Japanese artist Tomoko Konoike brings the picture book to life with mimio-Odyssey, a video-projected artist's book that tells the story of a faceless quasi-human's journey through a surrealistic forest. Along the way, she encounters six-legged wolves, bees with girls' legs, and flying daggers as she seeks to make sense of the world around her.
Several traditions are evoked through the imagery in mimio-Odyssey. Shinto animism often associates wolves with kami, the spirits of the unseen world. The words “wolf” and “kami” are even pronounced the same. Imagery taken from Buddhism can been seen in the “third eye” of enlightenment and the prevalence of daggers, often symbolizing the exorcising of evil spirits. And Noh theatre plays its role in the Konoike’s animated masks of young and old, good and evil. Konoike’s use of mythology gives the story of mimio-Odyssey a timeless quality, despite its strange and imaginative creatures. It felt almost like having a storybook read aloud to me as I watched the images flicker silently across the pages. See mimio-Odyssey on view in Gallery 108, next to the Ando Gallery.
Tomoko Konoike. mimio-Odyssey, 2005. Gift of Roger L. Weston.
4 hours 13 min ago The Art Institute of Chicago Happy birthday to Winslow Homer. In 1883 the artist moved to a small coastal village in Maine, where he created a series of paintings of the sea unparalleled in American art. The paintings he created after 1882 focused almost exclusively on humankind’s age-old contest with nature.
In The Herring Net, Homer depicted the heroic efforts of fishermen at their daily work. While one fisherman hauls in the netted and glistening herring, the other unloads the catch. Utilizing the teamwork so necessary for survival, both strive to steady the precarious boat as it rides the incoming swells. Homer’s isolation of these two figures underscores the monumentality of their task: the elemental struggle against a sea that both nurtures and deprives.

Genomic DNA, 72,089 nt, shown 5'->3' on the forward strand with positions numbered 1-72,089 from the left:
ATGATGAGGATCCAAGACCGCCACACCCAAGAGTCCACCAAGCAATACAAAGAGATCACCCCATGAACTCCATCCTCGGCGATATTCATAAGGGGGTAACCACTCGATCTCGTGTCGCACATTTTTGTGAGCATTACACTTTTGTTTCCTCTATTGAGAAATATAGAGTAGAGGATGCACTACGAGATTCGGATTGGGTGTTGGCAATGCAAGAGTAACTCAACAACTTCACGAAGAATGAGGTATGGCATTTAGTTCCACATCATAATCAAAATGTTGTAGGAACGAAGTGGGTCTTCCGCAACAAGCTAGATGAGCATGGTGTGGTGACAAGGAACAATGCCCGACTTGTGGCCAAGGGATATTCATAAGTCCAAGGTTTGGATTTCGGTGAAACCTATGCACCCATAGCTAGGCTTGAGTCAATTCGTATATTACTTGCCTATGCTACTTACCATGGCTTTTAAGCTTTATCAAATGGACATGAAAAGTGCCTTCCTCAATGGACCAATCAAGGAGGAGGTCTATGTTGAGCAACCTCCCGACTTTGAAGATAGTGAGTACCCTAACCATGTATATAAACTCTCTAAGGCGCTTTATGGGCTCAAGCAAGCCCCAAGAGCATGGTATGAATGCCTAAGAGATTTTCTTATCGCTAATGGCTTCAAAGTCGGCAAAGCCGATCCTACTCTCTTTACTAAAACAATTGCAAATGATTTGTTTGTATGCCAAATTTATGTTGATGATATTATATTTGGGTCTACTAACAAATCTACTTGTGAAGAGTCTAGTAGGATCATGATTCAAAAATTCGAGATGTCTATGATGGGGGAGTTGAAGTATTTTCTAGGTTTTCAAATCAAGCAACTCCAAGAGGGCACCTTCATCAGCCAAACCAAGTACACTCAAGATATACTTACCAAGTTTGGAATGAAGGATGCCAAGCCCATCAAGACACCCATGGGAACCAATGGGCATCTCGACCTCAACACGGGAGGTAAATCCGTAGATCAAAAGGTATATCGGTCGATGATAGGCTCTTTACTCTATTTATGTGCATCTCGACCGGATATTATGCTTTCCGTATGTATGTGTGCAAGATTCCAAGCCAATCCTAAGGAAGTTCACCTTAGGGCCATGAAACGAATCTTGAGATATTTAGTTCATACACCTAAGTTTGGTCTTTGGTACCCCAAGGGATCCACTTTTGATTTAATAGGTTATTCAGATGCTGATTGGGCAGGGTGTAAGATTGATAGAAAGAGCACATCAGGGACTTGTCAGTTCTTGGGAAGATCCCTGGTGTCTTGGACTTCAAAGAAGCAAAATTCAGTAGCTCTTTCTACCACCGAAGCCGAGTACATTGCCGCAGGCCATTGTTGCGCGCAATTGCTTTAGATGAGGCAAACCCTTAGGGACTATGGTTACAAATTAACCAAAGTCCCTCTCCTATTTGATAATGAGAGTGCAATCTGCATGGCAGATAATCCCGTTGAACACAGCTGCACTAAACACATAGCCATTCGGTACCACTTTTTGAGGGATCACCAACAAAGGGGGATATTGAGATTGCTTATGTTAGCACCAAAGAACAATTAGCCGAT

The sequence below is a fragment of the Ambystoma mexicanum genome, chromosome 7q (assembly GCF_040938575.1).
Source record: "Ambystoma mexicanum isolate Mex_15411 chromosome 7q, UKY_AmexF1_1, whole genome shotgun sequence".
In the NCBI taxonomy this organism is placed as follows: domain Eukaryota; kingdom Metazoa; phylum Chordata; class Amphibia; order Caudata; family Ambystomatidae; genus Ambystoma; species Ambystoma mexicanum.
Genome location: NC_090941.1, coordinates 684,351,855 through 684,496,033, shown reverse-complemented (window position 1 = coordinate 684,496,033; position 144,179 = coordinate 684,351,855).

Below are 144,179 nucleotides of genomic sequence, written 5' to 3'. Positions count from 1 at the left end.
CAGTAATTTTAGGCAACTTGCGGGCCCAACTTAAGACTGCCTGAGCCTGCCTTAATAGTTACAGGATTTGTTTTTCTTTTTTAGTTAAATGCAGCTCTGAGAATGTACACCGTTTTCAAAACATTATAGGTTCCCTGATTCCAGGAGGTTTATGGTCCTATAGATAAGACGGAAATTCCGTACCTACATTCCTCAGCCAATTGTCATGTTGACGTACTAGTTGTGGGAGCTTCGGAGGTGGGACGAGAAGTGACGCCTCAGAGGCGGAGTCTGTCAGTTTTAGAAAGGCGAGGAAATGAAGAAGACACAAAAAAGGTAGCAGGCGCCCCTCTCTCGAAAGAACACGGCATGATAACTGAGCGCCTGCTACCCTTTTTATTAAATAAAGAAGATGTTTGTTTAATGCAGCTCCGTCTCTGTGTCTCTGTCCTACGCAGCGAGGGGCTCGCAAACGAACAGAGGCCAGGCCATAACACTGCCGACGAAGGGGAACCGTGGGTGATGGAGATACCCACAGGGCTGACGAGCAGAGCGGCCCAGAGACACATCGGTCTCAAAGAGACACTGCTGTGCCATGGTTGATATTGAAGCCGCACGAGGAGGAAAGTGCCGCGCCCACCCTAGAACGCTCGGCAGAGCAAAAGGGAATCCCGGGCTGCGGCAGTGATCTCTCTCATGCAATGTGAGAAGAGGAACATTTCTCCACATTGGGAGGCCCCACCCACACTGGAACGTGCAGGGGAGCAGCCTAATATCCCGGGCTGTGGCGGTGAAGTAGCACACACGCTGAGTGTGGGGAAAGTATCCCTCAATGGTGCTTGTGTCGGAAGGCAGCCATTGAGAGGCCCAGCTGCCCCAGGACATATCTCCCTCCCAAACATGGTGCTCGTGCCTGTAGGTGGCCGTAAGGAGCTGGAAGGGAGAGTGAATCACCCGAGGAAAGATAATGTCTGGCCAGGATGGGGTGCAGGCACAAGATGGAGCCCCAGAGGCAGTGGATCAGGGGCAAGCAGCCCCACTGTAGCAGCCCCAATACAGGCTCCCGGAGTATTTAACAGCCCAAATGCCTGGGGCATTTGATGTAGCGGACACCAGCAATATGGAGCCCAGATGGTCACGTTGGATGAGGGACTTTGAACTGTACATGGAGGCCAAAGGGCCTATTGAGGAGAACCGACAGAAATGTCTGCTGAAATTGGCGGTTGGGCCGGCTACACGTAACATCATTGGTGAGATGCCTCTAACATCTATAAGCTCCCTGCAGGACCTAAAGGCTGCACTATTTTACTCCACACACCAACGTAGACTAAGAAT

See five paintings by Winslow Homer in Gallery 171 of American Art—http://bit.ly/2l89rfx
18 hours 11 min ago The Art Institute of Chicago Put your own creative spin on 30 masterpieces from the Art Institute of Chicago. Our coloring book is now available online at the Museum Shop.
23 hours 22 min ago The Art Institute of Chicago #TBT The Boy Scouts check out Whistler’s Mother, on view at the Art Institute for the Chicago World’s Fair, 1933.
Whistler’s iconic painting has only been exhibited at the Art Institute on two occasions: once in 1933 and again in 1954 for the exhibition Sargent, Whistler, and Mary Cassatt. See this beloved American portrait—at the Art Institute again for the first time in over 60 years—starting March 4.